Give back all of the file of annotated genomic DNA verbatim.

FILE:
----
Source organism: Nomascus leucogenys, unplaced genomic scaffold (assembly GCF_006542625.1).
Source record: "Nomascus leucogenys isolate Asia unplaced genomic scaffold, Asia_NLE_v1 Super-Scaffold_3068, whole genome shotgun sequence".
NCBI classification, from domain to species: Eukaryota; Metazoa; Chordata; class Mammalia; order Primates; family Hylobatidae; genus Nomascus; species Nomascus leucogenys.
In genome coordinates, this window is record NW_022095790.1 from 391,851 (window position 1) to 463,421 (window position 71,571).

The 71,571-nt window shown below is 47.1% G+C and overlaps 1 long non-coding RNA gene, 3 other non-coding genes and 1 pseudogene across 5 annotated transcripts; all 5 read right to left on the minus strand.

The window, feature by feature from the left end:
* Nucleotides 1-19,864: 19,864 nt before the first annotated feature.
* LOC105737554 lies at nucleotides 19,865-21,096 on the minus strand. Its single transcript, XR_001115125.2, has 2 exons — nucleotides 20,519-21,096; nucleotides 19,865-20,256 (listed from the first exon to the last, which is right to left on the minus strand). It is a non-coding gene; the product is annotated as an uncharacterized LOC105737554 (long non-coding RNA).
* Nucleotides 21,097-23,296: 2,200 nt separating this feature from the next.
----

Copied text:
Source organism: Nomascus leucogenys, unplaced genomic scaffold (assembly GCF_006542625.1).
Source record: "Nomascus leucogenys isolate Asia unplaced genomic scaffold, Asia_NLE_v1 Super-Scaffold_3068, whole genome shotgun sequence".
NCBI classification, from domain to species: Eukaryota; Metazoa; Chordata; class Mammalia; order Primates; family Hylobatidae; genus Nomascus; species Nomascus leucogenys.
In genome coordinates, this window is record NW_022095790.1 from 391,851 (window position 1) to 463,421 (window position 71,571).

The 71,571-nt window shown below is 47.1% G+C and overlaps 1 long non-coding RNA gene, 3 other non-coding genes and 1 pseudogene across 5 annotated transcripts; all 5 read right to left on the minus strand.

The window, feature by feature from the left end:
* Nucleotides 1-19,864: 19,864 nt before the first annotated feature.
* LOC105737554 lies at nucleotides 19,865-21,096 on the minus strand. Its single transcript, XR_001115125.2, has 2 exons — nucleotides 20,519-21,096; nucleotides 19,865-20,256 (listed from the first exon to the last, which is right to left on the minus strand). It is a non-coding gene; the product is annotated as an uncharacterized LOC105737554 (long non-coding RNA).
* Nucleotides 21,097-23,296: 2,200 nt separating this feature from the next.